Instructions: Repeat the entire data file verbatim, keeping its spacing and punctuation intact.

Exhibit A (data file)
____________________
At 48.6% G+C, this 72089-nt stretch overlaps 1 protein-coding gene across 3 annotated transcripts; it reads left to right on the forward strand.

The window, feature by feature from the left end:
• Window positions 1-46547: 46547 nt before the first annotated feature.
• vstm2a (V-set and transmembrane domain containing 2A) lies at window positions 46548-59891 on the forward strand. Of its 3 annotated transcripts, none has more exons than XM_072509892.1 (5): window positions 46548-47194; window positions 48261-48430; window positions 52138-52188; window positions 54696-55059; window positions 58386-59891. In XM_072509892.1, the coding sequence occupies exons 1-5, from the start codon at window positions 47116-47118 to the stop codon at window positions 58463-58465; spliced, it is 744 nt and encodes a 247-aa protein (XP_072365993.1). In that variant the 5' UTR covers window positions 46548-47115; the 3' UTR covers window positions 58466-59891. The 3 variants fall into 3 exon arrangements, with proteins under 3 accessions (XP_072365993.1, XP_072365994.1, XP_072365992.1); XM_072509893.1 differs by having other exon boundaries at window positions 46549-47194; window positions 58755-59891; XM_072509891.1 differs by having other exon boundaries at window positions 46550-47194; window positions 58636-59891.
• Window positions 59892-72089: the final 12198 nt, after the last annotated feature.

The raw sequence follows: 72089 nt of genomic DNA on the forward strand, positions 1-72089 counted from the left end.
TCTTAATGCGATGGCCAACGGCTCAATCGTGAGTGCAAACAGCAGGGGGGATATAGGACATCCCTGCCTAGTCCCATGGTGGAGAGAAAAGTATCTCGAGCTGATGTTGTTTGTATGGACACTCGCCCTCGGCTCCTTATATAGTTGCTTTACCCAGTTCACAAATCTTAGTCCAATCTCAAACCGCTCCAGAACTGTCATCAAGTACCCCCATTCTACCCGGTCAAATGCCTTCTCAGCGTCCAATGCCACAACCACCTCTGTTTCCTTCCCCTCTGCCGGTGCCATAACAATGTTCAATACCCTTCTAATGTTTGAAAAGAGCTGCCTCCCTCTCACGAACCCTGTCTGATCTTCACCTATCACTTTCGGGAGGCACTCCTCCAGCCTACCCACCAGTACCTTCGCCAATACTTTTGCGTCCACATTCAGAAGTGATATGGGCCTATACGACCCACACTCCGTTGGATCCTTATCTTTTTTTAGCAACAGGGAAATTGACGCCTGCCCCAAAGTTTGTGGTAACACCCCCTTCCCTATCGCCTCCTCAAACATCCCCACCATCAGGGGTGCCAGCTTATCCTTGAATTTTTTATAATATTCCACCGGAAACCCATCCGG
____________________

At 48.6% G+C, this 72089-nt stretch overlaps 1 protein-coding gene across 3 annotated transcripts; it reads left to right on the forward strand.

The window, feature by feature from the left end:
• Window positions 1-46547: 46547 nt before the first annotated feature.
• vstm2a (V-set and transmembrane domain containing 2A) lies at window positions 46548-59891 on the forward strand. Of its 3 annotated transcripts, none has more exons than XM_072509892.1 (5): window positions 46548-47194; window positions 48261-48430; window positions 52138-52188; window positions 54696-55059; window positions 58386-59891. In XM_072509892.1, the coding sequence occupies exons 1-5, from the start codon at window positions 47116-47118 to the stop codon at window positions 58463-58465; spliced, it is 744 nt and encodes a 247-aa protein (XP_072365993.1). In that variant the 5' UTR covers window positions 46548-47115; the 3' UTR covers window positions 58466-59891. The 3 variants fall into 3 exon arrangements, with proteins under 3 accessions (XP_072365993.1, XP_072365994.1, XP_072365992.1); XM_072509893.1 differs by having other exon boundaries at window positions 46549-47194; window positions 58755-59891; XM_072509891.1 differs by having other exon boundaries at window positions 46550-47194; window positions 58636-59891.
• Window positions 59892-72089: the final 12198 nt, after the last annotated feature.

The raw sequence follows: 72089 nt of genomic DNA on the forward strand, positions 1-72089 counted from the left end.
TCTTAATGCGATGGCCAACGGCTCAATCGTGAGTGCAAACAGCAGGGGGGATATAGGACATCCCTGCCTAGTCCCATGGTGGAGAGAAAAGTATCTCGAGCTGATGTTGTTTGTATGGACACTCGCCCTCGGCTCCTTATATAGTTGCTTTACCCAGTTCACAAATCTTAGTCCAATCTCAAACCGCTCCAGAACTGTCATCAAGTACCCCCATTCTACCCGGTCAAATGCCTTCTCAGCGTCCAATGCCACAACCACCTCTGTTTCCTTCCCCTCTGCCGGTGCCATAACAATGTTCAATACCCTTCTAATGTTTGAAAAGAGCTGCCTCCCTCTCACGAACCCTGTCTGATCTTCACCTATCACTTTCGGGAGGCACTCCTCCAGCCTACCCACCAGTACCTTCGCCAATACTTTTGCGTCCACATTCAGAAGTGATATGGGCCTATACGACCCACACTCCGTTGGATCCTTATCTTTTTTTAGCAACAGGGAAATTGACGCCTGCCCCAAAGTTTGTGGTAACACCCCCTTCCCTATCGCCTCCTCAAACATCCCCACCATCAGGGGTGCCAGCTTATCCTTGAATTTTTTATAATATTCCACCGGAAACCCATCCGG